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Beauty

My Complicated Relationship with Makeup: Concealing Who I Am

The opinions expressed in this article are the writer’s own and do not reflect the views of Her Campus.

The sun is barely out and I am trying to figure out what is causing the flakes of skin that are flying down my face and finding their home, nestled in my shirt. Is it because of my acne medicine? My makeup? I could never really tell because I slathered both on my face so frequently it was all a blur. 

I remember the day that I bought my own makeup for the first time. I forced my mom to drive me to the store and I picked out what I wanted– and for me that was anything that would conceal the red splotches of acne that consumed my porcelain skin. It was never about expressing myself or feeling put together. It was just a routine act of hiding. But of course, I did not realize this at the time. 

From the time I was 13 years old, I was training myself to believe that the only face that the outside world could see was covered in makeup. I would not wash off my makeup at sleepovers, which left my skin worse by the time I woke up. I could not go anywhere without concealer and foundation that crackled over the dry patches that were invading my face. 

I did not like to look in the mirror while I was washing my face. It always left me disgusted by the face I saw looking back at me. This cycle went on until I was a freshman in high school when one day realized what I was doing. I knew that I was so detached from my bare skin. I was ashamed of it. And this shame only served to fuel the acne that I was so scared to show. So, one day, I decided to not wear makeup to school.

I remember walking into school that morning was dreadful and all I could think about was “I hope no one says anything” but of course– they did. I still remember how someone that I considered a friend at the time asked “Are you okay? You look a bit tired today.” There were definitely tears forming in my eyes as I replied back that I was fine. Despite this incident, I committed to the idea that I would no longer wear makeup. I had no other choice. If I continued to cake my face in the lightest shade of  drugstore foundation, I would only get more acne and less confidence.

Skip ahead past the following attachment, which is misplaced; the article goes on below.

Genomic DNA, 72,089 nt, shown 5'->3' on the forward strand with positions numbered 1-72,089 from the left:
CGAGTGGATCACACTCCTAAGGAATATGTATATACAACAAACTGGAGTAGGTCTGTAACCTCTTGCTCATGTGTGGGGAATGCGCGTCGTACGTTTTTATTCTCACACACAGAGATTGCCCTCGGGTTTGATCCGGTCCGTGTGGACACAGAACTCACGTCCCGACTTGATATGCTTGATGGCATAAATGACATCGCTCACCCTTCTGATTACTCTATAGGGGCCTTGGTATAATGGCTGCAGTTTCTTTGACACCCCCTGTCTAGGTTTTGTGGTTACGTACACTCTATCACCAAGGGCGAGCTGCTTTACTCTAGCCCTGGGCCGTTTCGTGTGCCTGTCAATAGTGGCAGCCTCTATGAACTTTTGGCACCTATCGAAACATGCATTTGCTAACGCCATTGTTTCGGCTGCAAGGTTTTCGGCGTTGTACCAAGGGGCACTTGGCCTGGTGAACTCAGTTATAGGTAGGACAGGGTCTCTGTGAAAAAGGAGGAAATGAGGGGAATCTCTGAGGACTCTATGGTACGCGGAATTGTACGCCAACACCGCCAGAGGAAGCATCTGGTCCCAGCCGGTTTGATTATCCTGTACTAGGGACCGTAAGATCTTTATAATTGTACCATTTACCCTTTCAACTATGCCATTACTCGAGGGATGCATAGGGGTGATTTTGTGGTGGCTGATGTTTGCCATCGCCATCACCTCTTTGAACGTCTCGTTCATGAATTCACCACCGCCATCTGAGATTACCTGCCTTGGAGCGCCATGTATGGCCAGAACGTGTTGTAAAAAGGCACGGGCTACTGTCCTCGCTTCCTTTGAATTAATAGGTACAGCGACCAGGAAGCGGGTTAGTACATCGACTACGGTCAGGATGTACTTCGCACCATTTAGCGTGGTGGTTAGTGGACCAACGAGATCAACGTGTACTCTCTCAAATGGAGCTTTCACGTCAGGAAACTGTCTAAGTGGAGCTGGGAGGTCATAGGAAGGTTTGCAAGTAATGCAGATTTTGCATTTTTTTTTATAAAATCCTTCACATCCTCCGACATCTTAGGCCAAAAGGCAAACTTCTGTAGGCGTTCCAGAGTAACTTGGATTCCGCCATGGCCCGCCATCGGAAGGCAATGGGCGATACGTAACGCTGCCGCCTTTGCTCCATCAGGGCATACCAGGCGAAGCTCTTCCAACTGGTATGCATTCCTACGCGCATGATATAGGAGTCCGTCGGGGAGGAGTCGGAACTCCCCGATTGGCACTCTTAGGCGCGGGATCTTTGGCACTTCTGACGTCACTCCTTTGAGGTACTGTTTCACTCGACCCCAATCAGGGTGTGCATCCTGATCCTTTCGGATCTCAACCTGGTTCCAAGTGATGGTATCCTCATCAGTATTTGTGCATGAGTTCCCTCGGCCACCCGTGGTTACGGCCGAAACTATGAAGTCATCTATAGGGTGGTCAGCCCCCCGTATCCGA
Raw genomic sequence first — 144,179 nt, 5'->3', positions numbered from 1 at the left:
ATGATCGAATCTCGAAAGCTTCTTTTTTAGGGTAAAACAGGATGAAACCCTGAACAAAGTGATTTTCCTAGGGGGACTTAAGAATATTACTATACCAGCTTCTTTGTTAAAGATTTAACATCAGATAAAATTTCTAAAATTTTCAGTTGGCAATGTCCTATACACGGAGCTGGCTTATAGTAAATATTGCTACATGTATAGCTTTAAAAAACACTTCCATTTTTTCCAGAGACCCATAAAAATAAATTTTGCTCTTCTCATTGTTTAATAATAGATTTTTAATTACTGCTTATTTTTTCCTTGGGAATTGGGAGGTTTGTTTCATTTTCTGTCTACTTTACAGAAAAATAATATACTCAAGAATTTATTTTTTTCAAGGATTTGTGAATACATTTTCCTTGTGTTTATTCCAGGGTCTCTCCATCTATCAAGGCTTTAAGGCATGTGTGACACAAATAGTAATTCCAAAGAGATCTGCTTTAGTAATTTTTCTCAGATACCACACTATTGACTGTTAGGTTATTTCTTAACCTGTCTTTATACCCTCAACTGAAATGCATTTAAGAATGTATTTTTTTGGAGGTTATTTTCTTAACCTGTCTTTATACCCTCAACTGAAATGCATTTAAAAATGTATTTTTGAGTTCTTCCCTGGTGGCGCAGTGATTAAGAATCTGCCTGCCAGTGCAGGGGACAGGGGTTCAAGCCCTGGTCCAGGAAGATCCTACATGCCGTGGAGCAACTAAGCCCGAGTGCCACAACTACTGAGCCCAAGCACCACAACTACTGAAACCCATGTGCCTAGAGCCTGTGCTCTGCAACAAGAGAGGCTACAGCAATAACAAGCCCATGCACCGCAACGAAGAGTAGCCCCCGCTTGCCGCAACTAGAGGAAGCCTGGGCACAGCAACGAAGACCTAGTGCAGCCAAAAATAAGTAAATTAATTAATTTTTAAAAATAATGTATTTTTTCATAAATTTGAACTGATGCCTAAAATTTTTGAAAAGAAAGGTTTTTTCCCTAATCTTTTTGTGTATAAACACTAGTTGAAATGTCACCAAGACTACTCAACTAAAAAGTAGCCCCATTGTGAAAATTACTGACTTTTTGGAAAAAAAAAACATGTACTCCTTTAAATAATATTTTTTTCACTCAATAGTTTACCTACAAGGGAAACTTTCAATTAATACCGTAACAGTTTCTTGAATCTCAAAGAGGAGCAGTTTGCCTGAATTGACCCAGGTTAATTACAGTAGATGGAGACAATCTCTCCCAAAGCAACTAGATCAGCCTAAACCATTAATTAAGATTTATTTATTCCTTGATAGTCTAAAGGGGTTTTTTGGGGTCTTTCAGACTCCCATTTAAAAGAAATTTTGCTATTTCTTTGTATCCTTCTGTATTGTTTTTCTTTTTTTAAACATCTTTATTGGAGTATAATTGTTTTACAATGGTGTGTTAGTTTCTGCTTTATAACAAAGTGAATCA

Looking back, it amazes me that I can recall word for word certain things that were said to me. I remember that someone mistakenly thought I was on the cheerleading team and a girl in my chemistry class uttered–”Anna couldn’t be a cheerleader, she doesn’t even care about her appearance.” It was subtle blows like this that broke me. Here I was trying to embrace my natural self and to an outside perspective that meant that I did not care about how I presented myself. 

To this day, I do not wear makeup on an everyday basis. I choose to wear it on some special occasions. A part of me still fears that I can once again fall into the trap of continuously blocking out my bare skin, myself in my rawest form. I am proud to know that my freckles now get to see the sun, my cheeks get to blush until my entire face turns a rosy pink, and my pits of acne scars now reflect my past.

 The relationship between makeup and I has been a rocky one– obsession that has been followed by an indefinite break. I hope that one day I can once again rekindle my connection and apply makeup but in a new form. In a way that builds up my confidence and allows me to feel true to myself. In a way that so many other beautiful people already have. As I continue to grow, I will always keep the way it felt to have flakes of skin floating towards my vanity and to remember how far I have come. I can now walk confidently with all my imperfections open to everyone. All that’s left now is to embrace myself with and without makeup and to acknowledge that I can be my truest form in both. 

Anna Claire is a second year at UCSD, majoring in Political Science with an emphasis in American Politics. She loves to read, write, go on hikes and is passionate about social justice. Her favorite places to be are the beach or in the desert surrounded by Joshua Trees and a starry sky.
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